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Office of Traffic Safety

California Traffic Safety Score Card – 2008



In 2008, California’s traffic fatalities decreased 13.6% (3,974 vs 3,434) - reaching their lowest level since the federal government began recording traffic fatalities in 1975. In 2007, traffic fatalities dropped 6.2%, which then represented the largest single year reduction since 1996-97.**

California’s 2007 Mileage Death Rate of 1.18 (traffic fatalities per 100 million vehicle miles traveled) -  is the lowest rate since California began calculating the rate in 1946 - Statewide Integrated Traffic Records System *



Alcohol related fatalities dropped 8.3% from 1,762 in 2006 to 1,616 in 2007 – first year to year decrease since 1997-98.**

Alcohol Impaired Driving Fatalities (fatalities in crashes involving a least one driver or motorcycle operator with a Blood Alcohol Content (BAC) of 0.08 or greater) decreased  9.5% from 1,276 in 2006 to 1,155 in 2007 - represents California’s first year to year reduction since 1997-98.**

Statewide DUI arrests increased 3.4% from 197,248 in 2006 to 203,866 in 2007 – represents the most DUI arrests since 1994 – Department of Justice.

Occupant Protection


California’s 2008 seat belt usage rate is 95.7% - up from 94.6%, in 2007 - means 356,697 more people buckled up in 2008. California’s seat belt use rate is significantly better than the national average of 83%. Only four states have a higher seat belt use rate – Michigan 97.2%, Hawaii 97.0%, Washington 96.5%, and Oregon 96.3%. NHTSA estimates that 1,791 Californian lives were saved at the current seat belt use rate.

In California, the percent of unrestrained passenger vehicle occupant fatalities (all seat positions) decreased from 37% in 2006 to 36% in 2007, much better than the national average of 50% - no state had a better usage rate than California.  In 2007, about half, 429, of the 857 known unrestrained fatalities would be alive today had they simply buckled up.**

California’s child safety seat usage rate reached a record high of 94.4% in 2008 - up from 87.7% in 2007. 

Teen Safety


Drivers age 20 or younger involved in fatal crashes dropped 16.4% from 727 in 2006 to 608 in 2007.**

In 2007, the percent of unrestrained passenger vehicle occupant “teenaged” fatalities was 46% - the best in the nation. Since restraints are about 50% effective in preventing a fatality, NHTSA estimates that 66 dead California teens would be alive today had they simply buckled up.**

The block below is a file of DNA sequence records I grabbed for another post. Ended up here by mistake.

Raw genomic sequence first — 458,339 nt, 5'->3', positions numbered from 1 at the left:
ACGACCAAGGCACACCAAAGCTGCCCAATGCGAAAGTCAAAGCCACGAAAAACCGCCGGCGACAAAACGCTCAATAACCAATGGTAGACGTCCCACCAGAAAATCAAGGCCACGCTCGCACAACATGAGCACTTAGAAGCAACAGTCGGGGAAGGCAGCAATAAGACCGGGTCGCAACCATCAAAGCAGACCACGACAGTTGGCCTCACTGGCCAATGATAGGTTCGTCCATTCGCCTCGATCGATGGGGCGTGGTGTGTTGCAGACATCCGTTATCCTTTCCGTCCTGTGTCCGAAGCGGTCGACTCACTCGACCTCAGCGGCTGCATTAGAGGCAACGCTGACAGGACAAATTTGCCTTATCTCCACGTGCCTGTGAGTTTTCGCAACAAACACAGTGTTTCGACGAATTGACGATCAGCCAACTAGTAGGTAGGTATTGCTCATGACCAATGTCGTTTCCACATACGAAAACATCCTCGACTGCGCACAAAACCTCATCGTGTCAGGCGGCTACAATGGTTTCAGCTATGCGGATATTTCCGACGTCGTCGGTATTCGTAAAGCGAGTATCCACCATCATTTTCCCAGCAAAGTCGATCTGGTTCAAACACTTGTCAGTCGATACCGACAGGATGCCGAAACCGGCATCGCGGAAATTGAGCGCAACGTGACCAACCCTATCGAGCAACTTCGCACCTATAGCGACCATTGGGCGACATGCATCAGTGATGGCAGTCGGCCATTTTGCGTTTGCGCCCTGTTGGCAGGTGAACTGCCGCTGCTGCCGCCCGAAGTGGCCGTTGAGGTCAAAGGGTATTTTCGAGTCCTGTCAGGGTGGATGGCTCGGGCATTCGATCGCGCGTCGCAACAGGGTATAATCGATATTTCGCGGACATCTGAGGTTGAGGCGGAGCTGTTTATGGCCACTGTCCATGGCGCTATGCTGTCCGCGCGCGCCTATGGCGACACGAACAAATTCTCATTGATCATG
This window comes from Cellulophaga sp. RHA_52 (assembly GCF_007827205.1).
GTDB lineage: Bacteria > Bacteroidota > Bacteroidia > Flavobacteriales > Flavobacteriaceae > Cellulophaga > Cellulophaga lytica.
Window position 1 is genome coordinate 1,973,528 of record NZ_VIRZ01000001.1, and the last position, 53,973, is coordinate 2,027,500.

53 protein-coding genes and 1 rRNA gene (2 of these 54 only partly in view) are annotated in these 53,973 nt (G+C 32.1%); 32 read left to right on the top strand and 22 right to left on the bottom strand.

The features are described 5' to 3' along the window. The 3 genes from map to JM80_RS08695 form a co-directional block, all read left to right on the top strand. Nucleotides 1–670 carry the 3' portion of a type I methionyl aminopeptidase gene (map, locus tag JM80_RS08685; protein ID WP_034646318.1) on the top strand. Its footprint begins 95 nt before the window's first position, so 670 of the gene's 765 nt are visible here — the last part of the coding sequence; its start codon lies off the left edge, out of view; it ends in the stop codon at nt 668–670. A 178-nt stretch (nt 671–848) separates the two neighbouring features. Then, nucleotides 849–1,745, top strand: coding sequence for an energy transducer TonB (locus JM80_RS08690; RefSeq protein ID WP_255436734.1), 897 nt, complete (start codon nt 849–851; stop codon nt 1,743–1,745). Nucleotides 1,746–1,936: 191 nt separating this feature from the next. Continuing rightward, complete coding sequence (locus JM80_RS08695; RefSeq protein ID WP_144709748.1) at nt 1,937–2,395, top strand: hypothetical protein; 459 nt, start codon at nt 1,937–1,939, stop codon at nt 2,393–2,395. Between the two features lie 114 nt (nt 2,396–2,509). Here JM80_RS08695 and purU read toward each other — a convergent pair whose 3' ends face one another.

Alcohol impaired (BAC of .08 or greater) driver fatalities age 16-19 dropped 22% from 209 in 2006 to 163 in 2007.**

Motorcycle Safety


Motorcycle fatalities continued to spiral upward from 517 in 2007 to 554 in 2008.** Motorcycle fatalities have increased for 10 consecutive years and are at their highest level since 1990.

In 2007, the 20-29 age group had the largest increase in motorcycle fatalities (up 19% from135 in 2006 to 160 in 2007. Motorcycle fatalities under age 20 dropped 52% from 27 in 2006 to 13 in 2007.**

In 2007, 36% of motorcycle operators killed were not properly licensed – up from 35% in 2006.**

Of the 517 motorcyclists killed, at least 13% (68) were un-helmeted. Since helmets are about 39% effective in preventing fatalities, NHTSA estimates that 26 of the 68 un-helmeted motorcyclists killed would have survived had they worn a helmet.**

Pedestrian and Bicycle Safety


Pedestrian fatalities dropped 11% from 717 in 2006 to 640 in 2007.** This is the lowest annual tally of pedestrian fatalities since the federal government began recording fatality statistics in 1975.

Bicycle fatalities decreased sharply (23%) from 141 in 2006 to 109 in 2007.**

California Traffic Safety Laws Highest in the Nation


In a report released by the Insurance Institute for Highway Safety in April 2009, California was given the highest rating in the nation for laws pertaining to DUI, Young Driver Licensing, Seat Belt Use, Child Restraint Use, Motorcycle Helmet Use, and Red Light Cameras.

Previous Years


*Data Source ' Statewide Integrated Traffic Records System (SWITRS)
**Data Source ' Fatality Analysis Reporting System (FARS)

Updated April 16, 2009